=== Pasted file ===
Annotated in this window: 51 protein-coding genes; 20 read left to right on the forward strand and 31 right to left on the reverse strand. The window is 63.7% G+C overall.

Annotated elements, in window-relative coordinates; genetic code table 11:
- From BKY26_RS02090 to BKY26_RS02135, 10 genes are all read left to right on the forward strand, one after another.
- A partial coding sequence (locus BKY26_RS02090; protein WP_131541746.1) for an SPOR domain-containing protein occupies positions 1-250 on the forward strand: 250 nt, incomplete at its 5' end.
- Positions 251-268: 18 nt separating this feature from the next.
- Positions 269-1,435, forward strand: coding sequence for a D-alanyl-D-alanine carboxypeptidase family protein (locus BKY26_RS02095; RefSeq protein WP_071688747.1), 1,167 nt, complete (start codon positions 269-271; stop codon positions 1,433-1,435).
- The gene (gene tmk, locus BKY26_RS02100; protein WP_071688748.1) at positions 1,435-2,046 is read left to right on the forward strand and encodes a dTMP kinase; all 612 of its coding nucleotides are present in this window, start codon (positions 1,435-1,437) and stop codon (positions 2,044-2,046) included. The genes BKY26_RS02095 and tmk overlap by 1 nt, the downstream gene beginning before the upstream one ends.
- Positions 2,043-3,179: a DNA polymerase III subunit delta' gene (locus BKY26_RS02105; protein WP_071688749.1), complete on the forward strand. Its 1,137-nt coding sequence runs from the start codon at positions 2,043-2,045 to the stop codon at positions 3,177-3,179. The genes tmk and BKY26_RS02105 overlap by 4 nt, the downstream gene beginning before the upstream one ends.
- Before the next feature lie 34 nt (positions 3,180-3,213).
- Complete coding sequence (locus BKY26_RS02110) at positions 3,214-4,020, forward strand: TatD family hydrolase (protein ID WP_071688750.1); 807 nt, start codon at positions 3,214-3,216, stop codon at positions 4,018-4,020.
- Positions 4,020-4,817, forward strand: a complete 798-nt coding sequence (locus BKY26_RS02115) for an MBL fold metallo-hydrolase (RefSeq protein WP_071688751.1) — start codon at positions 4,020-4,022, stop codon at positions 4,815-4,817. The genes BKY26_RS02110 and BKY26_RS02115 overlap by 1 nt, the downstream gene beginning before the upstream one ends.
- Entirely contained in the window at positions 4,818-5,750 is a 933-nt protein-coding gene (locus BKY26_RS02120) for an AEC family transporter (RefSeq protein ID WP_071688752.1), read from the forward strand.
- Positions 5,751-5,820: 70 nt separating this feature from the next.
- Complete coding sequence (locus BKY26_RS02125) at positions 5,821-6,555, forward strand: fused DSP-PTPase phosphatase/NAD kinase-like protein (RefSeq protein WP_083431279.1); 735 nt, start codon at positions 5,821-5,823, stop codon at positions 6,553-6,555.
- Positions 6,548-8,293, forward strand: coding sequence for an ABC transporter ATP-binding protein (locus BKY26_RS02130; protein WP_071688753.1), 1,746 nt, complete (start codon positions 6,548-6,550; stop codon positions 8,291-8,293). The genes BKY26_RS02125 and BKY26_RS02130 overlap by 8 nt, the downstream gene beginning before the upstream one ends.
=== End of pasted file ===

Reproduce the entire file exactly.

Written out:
Annotated in this window: 51 protein-coding genes; 20 read left to right on the forward strand and 31 right to left on the reverse strand. The window is 63.7% G+C overall.

Annotated elements, in window-relative coordinates; genetic code table 11:
- From BKY26_RS02090 to BKY26_RS02135, 10 genes are all read left to right on the forward strand, one after another.
- A partial coding sequence (locus BKY26_RS02090; protein WP_131541746.1) for an SPOR domain-containing protein occupies positions 1-250 on the forward strand: 250 nt, incomplete at its 5' end.
- Positions 251-268: 18 nt separating this feature from the next.
- Positions 269-1,435, forward strand: coding sequence for a D-alanyl-D-alanine carboxypeptidase family protein (locus BKY26_RS02095; RefSeq protein WP_071688747.1), 1,167 nt, complete (start codon positions 269-271; stop codon positions 1,433-1,435).
- The gene (gene tmk, locus BKY26_RS02100; protein WP_071688748.1) at positions 1,435-2,046 is read left to right on the forward strand and encodes a dTMP kinase; all 612 of its coding nucleotides are present in this window, start codon (positions 1,435-1,437) and stop codon (positions 2,044-2,046) included. The genes BKY26_RS02095 and tmk overlap by 1 nt, the downstream gene beginning before the upstream one ends.
- Positions 2,043-3,179: a DNA polymerase III subunit delta' gene (locus BKY26_RS02105; protein WP_071688749.1), complete on the forward strand. Its 1,137-nt coding sequence runs from the start codon at positions 2,043-2,045 to the stop codon at positions 3,177-3,179. The genes tmk and BKY26_RS02105 overlap by 4 nt, the downstream gene beginning before the upstream one ends.
- Before the next feature lie 34 nt (positions 3,180-3,213).
- Complete coding sequence (locus BKY26_RS02110) at positions 3,214-4,020, forward strand: TatD family hydrolase (protein ID WP_071688750.1); 807 nt, start codon at positions 3,214-3,216, stop codon at positions 4,018-4,020.
- Positions 4,020-4,817, forward strand: a complete 798-nt coding sequence (locus BKY26_RS02115) for an MBL fold metallo-hydrolase (RefSeq protein WP_071688751.1) — start codon at positions 4,020-4,022, stop codon at positions 4,815-4,817. The genes BKY26_RS02110 and BKY26_RS02115 overlap by 1 nt, the downstream gene beginning before the upstream one ends.
- Entirely contained in the window at positions 4,818-5,750 is a 933-nt protein-coding gene (locus BKY26_RS02120) for an AEC family transporter (RefSeq protein ID WP_071688752.1), read from the forward strand.
- Positions 5,751-5,820: 70 nt separating this feature from the next.
- Complete coding sequence (locus BKY26_RS02125) at positions 5,821-6,555, forward strand: fused DSP-PTPase phosphatase/NAD kinase-like protein (RefSeq protein WP_083431279.1); 735 nt, start codon at positions 5,821-5,823, stop codon at positions 6,553-6,555.
- Positions 6,548-8,293, forward strand: coding sequence for an ABC transporter ATP-binding protein (locus BKY26_RS02130; protein WP_071688753.1), 1,746 nt, complete (start codon positions 6,548-6,550; stop codon positions 8,291-8,293). The genes BKY26_RS02125 and BKY26_RS02130 overlap by 8 nt, the downstream gene beginning before the upstream one ends.